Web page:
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Page 39
A History of Austin's Newest General Aviation Airport
W. H
Chapter 2
1973. Ray Harding's blue Aeronca Champ in the process of being painted white before it is sold to Clyde Barker.
Notice the newspapers taped over the windows. Photo courtesy of Clyde Barker.
Trading for an Aeronca Champ
seventeenth birthday, and Charlie Cole wast-
ed no time in grilling the teen on preflight in-
spections, flaps-extended speeds, and visual
flight rules--right there on the first floor of
the flight tower. A few minutes later the two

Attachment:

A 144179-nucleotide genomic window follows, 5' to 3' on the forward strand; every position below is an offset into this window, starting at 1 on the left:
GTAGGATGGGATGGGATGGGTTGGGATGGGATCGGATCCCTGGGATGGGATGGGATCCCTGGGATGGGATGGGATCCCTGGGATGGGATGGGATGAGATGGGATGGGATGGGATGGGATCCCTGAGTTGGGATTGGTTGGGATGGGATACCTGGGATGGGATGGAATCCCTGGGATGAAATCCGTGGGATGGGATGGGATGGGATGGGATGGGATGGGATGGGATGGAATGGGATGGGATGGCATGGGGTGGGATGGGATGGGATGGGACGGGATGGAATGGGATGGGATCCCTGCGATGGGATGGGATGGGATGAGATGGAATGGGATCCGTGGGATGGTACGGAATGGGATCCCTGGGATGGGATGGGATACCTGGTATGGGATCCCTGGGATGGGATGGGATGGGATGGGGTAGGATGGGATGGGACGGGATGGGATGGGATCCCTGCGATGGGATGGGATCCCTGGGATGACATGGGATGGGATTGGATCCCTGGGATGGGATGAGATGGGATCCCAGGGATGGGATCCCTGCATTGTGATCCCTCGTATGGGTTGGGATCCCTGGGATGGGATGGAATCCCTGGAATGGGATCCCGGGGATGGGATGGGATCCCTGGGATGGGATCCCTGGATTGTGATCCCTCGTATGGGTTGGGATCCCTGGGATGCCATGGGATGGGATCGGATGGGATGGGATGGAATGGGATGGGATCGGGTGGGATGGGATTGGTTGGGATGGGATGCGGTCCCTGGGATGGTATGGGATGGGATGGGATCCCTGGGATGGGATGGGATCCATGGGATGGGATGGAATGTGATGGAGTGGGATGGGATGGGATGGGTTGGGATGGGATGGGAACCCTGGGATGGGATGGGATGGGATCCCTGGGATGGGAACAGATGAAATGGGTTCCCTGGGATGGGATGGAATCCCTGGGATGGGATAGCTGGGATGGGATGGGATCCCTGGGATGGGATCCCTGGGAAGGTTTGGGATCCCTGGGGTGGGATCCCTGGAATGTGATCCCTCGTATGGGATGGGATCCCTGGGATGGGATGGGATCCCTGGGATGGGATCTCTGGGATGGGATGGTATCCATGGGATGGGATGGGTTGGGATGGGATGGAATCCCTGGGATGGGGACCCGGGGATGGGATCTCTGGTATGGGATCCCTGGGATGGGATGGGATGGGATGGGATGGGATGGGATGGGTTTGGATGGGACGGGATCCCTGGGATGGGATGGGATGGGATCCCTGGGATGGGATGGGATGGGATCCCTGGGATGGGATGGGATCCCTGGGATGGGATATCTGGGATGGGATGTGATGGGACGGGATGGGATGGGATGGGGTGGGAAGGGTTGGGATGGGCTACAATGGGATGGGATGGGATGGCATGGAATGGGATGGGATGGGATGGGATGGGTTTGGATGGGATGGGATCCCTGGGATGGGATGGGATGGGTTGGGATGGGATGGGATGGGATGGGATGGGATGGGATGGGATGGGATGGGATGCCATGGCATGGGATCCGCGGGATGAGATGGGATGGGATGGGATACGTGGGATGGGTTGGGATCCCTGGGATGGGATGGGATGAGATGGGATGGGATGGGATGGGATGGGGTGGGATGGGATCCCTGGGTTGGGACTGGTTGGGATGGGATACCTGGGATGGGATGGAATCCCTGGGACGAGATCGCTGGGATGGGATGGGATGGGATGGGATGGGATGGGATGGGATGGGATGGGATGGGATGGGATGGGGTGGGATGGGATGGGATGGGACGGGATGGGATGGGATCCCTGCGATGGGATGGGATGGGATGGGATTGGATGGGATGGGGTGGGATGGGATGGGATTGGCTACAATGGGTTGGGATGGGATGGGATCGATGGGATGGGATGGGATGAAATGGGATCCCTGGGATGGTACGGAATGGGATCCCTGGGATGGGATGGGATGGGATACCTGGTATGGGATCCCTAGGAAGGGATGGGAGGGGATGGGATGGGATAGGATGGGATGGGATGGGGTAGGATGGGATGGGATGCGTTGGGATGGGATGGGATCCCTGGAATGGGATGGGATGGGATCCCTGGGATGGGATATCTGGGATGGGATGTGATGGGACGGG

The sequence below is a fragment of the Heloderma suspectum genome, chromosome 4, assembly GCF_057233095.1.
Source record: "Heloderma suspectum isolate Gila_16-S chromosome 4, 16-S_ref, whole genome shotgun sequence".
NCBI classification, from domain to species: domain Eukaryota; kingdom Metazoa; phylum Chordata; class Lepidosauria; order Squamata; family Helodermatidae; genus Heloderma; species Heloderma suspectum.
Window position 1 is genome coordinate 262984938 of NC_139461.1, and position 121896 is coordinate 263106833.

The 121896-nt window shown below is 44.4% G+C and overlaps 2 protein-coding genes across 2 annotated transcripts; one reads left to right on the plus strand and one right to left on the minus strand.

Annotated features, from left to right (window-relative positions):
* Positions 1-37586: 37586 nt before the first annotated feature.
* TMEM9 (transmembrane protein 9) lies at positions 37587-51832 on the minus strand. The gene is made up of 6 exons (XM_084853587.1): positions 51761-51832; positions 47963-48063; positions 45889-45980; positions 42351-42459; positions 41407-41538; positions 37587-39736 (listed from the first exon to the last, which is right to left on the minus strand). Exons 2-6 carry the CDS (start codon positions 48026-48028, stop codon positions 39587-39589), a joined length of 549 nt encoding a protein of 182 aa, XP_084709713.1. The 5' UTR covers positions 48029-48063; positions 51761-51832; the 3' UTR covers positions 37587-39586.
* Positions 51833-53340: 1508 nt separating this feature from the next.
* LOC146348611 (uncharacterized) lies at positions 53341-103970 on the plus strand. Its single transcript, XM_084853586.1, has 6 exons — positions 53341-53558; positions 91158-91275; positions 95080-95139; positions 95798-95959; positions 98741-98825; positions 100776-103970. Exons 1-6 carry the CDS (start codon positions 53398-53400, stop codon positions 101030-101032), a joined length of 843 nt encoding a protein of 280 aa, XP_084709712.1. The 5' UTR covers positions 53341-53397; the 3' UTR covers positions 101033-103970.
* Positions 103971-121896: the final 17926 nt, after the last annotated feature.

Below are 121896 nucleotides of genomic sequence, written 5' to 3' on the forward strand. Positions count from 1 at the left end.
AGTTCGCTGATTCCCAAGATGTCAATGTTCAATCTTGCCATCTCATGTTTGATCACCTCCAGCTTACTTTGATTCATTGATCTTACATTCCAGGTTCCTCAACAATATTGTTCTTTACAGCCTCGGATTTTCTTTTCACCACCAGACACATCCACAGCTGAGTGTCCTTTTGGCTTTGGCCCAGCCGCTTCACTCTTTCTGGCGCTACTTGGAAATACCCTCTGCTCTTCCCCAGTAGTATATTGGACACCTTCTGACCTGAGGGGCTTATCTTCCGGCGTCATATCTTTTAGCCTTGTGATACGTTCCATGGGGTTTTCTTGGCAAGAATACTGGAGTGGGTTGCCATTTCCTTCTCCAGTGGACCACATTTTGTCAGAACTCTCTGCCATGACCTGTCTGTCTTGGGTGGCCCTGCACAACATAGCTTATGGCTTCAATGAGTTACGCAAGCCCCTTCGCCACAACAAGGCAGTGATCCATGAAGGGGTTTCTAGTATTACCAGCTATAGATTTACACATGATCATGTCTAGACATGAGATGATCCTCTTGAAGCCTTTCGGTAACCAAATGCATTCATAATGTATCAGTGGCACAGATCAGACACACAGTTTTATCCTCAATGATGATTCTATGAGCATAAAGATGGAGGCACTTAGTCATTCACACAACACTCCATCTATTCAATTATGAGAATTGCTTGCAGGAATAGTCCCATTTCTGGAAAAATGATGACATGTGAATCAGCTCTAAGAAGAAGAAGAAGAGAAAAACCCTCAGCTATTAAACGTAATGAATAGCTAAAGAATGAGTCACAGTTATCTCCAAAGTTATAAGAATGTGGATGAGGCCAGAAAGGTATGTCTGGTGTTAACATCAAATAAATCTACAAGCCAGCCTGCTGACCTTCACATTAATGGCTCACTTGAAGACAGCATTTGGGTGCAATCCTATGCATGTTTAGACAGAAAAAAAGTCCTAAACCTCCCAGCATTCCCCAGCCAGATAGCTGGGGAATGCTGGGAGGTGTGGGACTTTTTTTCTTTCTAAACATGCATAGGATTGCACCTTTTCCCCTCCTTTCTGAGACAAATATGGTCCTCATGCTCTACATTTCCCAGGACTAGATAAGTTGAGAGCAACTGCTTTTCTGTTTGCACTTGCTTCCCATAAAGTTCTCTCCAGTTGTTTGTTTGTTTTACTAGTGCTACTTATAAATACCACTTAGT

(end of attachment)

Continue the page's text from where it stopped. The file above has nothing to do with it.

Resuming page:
strapped into a nifty Piper Cherokee 140, and
Charlie put him through a rigorous flight test.
By the time they touched down, Clyde was a
licensed pilot.
In the months that followed, Clyde and his
father, who had also recently taken up flight
training and would soon receive his pilot's li-
cense, visited the friendly airport most week-
Bird's Nest Airport was a draw for roman-
tic adventure seekers of all stripes. In Novem-
ber 1972 a seventeen-year-old Clyde Barker
arrived for the sole purpose of passing his
check ride and earning his pilot's license.
The closest general aviation airport, Tim's
Airpark, a short eight miles west, no longer
had a pilot examiner and Ray had recently
hired Charlie Cole, an FAA certified pilot ex-
aminer, to give flight checks. Clyde remem-
bers the day he and his father, Bill Barker,
showed up--not long after Ray had repaved
the ramp and runway. Clyde arrived on his